• Tree Striding: You may move normally through forested areas or forest canopies. This remains in effect until the trip is interrupted.
  • DC 25:
    • Communicate a clear message through interpretive movement. This requires however long it would take to give a similar speech and allows the use of other oratorical or communicative abilities.
    • Smashing Charge: Use a standard action and your (check – 15) as a strength check to smash a door, wall, or similar inanimate target.
    • Storm Legs: Stand, fight, or act normally while aboard a ship in a storm, atop a car during a chase, or while dealing with violently unstable or minimal footing (such as the classic “while standing on posts” martial arts duel). . This lasts 3d6 minutes after combat begins, but for hours otherwise.
  • DC 30:
    • Dervish Dance: You may sacrifice your move action to gain an extra attack at your full base attack bonus, adding another bonus attack for each +30 on your check result to a maximum of +4 attacks.
    • Light Foot: stand or move on narrow surfaces, thin ice or branches, and other surfaces that would not normally support you without difficulty. AT DC 75 this includes clouds, illusions, and beams of light. This normally lasts for 3d6 minutes, but can be extended with concentration.
    • Navigate through whirling blades, bouncing boulders, or similar erratic obstacles. (Or, for that matter, pilot a small starfighter through a parking garage). If this is an ongoing problem rather than a single check, this remains in effect for 3d6 minutes.
  • DC 35:
    • Coaching: Share your base movement skill with a group of up to (Charisma) others by focusing on giving them directions. This generally lasts as long as you continue to concentrate on giving directions.
    • Dream Stride: Somehow catch up with someone who is moving much faster than you are.
    • Implausible Maneuver: make a mid-air turns, perform a full attack while leaping or falling, execute a bootlegger reverse with an eighteen-wheel tractor-trailer.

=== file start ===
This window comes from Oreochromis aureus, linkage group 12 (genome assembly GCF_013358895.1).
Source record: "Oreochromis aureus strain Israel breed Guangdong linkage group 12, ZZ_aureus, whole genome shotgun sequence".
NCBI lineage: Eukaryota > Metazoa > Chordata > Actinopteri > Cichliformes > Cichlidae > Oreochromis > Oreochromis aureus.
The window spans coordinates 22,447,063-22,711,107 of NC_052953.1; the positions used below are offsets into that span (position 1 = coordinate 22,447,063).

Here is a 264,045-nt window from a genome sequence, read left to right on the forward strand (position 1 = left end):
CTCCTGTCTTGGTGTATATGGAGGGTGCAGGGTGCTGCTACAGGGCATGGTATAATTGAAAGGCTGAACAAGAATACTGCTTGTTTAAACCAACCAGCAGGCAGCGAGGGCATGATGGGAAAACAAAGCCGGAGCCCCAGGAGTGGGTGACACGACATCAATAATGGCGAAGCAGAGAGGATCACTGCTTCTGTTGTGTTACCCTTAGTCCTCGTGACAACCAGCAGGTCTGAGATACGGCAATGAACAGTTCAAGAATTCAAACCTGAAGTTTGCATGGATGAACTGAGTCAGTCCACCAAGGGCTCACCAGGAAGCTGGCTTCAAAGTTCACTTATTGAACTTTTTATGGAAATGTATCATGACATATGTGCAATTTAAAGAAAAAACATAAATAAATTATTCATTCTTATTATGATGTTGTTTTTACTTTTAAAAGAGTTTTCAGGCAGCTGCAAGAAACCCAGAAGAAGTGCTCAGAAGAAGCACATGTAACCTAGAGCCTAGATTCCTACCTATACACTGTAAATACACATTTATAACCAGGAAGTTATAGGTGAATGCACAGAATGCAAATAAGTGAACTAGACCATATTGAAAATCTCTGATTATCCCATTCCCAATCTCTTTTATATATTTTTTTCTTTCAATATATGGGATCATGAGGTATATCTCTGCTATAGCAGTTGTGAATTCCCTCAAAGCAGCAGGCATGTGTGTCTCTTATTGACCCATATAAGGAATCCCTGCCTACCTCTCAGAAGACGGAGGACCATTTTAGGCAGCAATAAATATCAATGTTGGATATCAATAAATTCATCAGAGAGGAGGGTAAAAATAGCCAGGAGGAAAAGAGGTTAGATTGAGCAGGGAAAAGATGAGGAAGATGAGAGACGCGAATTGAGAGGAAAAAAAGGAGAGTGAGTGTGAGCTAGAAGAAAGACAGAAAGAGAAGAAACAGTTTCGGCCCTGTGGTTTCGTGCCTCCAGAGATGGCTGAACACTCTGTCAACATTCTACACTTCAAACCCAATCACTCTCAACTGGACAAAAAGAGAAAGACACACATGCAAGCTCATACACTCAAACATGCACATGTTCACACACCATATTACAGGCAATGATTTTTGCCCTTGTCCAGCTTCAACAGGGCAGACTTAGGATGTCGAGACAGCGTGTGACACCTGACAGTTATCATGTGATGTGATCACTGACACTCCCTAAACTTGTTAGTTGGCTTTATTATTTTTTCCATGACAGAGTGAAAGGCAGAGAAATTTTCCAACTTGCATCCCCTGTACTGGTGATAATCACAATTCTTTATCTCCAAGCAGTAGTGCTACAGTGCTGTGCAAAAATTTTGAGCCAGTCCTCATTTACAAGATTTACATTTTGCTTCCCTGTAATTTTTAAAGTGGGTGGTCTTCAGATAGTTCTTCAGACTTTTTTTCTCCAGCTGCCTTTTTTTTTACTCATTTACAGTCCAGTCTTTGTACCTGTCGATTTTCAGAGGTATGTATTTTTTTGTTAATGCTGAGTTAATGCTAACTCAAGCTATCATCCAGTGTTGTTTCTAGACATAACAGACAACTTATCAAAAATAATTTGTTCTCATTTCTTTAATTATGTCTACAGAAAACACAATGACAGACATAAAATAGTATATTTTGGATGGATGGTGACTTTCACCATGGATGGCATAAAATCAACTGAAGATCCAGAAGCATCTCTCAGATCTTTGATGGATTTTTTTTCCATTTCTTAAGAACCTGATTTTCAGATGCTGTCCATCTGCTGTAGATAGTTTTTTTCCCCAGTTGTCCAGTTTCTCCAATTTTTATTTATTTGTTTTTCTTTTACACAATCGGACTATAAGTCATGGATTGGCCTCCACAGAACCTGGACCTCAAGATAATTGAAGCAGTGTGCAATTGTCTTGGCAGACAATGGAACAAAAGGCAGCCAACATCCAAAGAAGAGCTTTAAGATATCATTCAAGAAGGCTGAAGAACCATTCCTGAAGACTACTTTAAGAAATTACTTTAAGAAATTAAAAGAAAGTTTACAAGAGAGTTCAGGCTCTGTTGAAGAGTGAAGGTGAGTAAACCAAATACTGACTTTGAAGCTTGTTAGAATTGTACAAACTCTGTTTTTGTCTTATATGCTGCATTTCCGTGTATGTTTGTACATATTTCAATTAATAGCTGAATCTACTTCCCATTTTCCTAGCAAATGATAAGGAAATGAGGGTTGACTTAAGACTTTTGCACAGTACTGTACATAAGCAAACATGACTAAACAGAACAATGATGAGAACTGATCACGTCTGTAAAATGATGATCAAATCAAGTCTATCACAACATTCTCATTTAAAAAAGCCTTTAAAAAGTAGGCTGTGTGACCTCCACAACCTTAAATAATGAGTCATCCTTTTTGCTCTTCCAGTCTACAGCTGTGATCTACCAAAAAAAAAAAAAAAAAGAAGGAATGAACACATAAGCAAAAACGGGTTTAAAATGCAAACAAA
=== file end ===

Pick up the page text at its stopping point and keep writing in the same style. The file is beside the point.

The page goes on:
• DC 40:
    • Evasion. Take no damage from an area effect attack after a successful saving throw.
    • Move normally despite severe damage – run on broken legs, drive a car despite having lost both tires on one side, and so on. The effect lasts for 3d6 minutes or for the duration of a dramatic scene, such as piloting a badly damaged ship that ought to be sinking through a terrible storm.
    • Take a move as an Immediate Action – for example, running across a roof quickly enough to catch someone who is falling off.
  • DC 50:
    • Bowling for Minions: run into or sideswipe a creature, inflicting (Skill Check – 50) damage and a bull rush effect as a part of your move action.
    • Breach a dimensional barrier to move onto a coexistent plane as a standard action. You may take along whatever you can carry as usual.
    • Leap from chunk of debris to chunk of debris to run up an avalanche or collapsing roof.
  • DC 60:
    • Leap of Clouds; move up to a mile as appropriate to the skill in use as a standard action. .
    • Water Dividing Fu: Swim up or divide a waterfall, tunnel through molten rock (leaving the tunnel open behind you), or leave a “tunnel” of vacuum in the air behind you. Such pathways will remain open for 3d6 minutes.
  • DC 75:
    • Sonic Boom: Your movement generates a powerful shockwave in the ground/air/water/whatever is appropriate, inflicting up to (Check Result/10) d6 of damage to everyone and everything within 20 feet of your movement path. This will be modified by the base skill; if you are causing a shockwave in the ground, flyers will be unaffected.
    • (The) Toe Crusher: As a standard action move by up to (Dexterity) targets within long range, inflicting (Check – 60) damage to each. You may wind up anywhere within long range.
  • DC 100:
    • Chasm Crossing Stride: move up to ten miles as appropriate to the skill in use as a standard action
    • Optional Gravity: Treat your personal gravity as having whatever direction is most convenient for you at any given moment for 3d6 minutes.

Epic Stunts:

  • Ghosting Technique (Research Level 4, DC 26): You move so quickly that you generate afterimages equivalent to Greater Mirror Image. You may maintain this effect for 3d6 minutes, generating more images even if all of them were destroyed in a previous round.
    • This illustrates an important point. “Epic Stunts” don’t have to be particularly over-the-top in game terms. They’re just over the top in skill terms. Generating mirror images through illusion magic is easy. Generating them by moving so fast that you’re leaving afterimages? Definitely epic – and a good way to help keep a skillmonkey relevant at higher levels as well.